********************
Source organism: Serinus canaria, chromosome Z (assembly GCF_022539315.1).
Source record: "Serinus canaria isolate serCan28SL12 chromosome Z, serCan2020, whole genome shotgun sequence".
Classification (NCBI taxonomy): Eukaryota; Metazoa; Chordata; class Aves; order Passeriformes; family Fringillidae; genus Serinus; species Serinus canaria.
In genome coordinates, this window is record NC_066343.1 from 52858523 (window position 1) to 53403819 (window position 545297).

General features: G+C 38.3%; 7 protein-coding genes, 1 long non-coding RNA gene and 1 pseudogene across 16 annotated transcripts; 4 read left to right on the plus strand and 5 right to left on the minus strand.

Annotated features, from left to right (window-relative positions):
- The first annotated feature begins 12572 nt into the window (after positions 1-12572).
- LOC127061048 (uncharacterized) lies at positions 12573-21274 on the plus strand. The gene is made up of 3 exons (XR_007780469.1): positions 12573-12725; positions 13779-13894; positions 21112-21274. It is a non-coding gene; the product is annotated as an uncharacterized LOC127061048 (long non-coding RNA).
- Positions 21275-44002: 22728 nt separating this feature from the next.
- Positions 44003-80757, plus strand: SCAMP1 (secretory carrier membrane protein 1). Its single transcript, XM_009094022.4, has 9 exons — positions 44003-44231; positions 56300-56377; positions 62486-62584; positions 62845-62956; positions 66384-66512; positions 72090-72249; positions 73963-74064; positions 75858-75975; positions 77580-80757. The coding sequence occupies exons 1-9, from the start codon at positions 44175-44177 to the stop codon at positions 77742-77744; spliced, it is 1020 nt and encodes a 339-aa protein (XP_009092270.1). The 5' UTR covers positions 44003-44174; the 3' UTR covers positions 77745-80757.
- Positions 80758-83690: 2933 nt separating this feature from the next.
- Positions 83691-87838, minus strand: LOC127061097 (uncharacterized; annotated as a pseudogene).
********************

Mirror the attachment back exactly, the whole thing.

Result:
Source organism: Serinus canaria, chromosome Z (assembly GCF_022539315.1).
Source record: "Serinus canaria isolate serCan28SL12 chromosome Z, serCan2020, whole genome shotgun sequence".
Classification (NCBI taxonomy): Eukaryota; Metazoa; Chordata; class Aves; order Passeriformes; family Fringillidae; genus Serinus; species Serinus canaria.
In genome coordinates, this window is record NC_066343.1 from 52858523 (window position 1) to 53403819 (window position 545297).

General features: G+C 38.3%; 7 protein-coding genes, 1 long non-coding RNA gene and 1 pseudogene across 16 annotated transcripts; 4 read left to right on the plus strand and 5 right to left on the minus strand.

Annotated features, from left to right (window-relative positions):
- The first annotated feature begins 12572 nt into the window (after positions 1-12572).
- LOC127061048 (uncharacterized) lies at positions 12573-21274 on the plus strand. The gene is made up of 3 exons (XR_007780469.1): positions 12573-12725; positions 13779-13894; positions 21112-21274. It is a non-coding gene; the product is annotated as an uncharacterized LOC127061048 (long non-coding RNA).
- Positions 21275-44002: 22728 nt separating this feature from the next.
- Positions 44003-80757, plus strand: SCAMP1 (secretory carrier membrane protein 1). Its single transcript, XM_009094022.4, has 9 exons — positions 44003-44231; positions 56300-56377; positions 62486-62584; positions 62845-62956; positions 66384-66512; positions 72090-72249; positions 73963-74064; positions 75858-75975; positions 77580-80757. The coding sequence occupies exons 1-9, from the start codon at positions 44175-44177 to the stop codon at positions 77742-77744; spliced, it is 1020 nt and encodes a 339-aa protein (XP_009092270.1). The 5' UTR covers positions 44003-44174; the 3' UTR covers positions 77745-80757.
- Positions 80758-83690: 2933 nt separating this feature from the next.
- Positions 83691-87838, minus strand: LOC127061097 (uncharacterized; annotated as a pseudogene).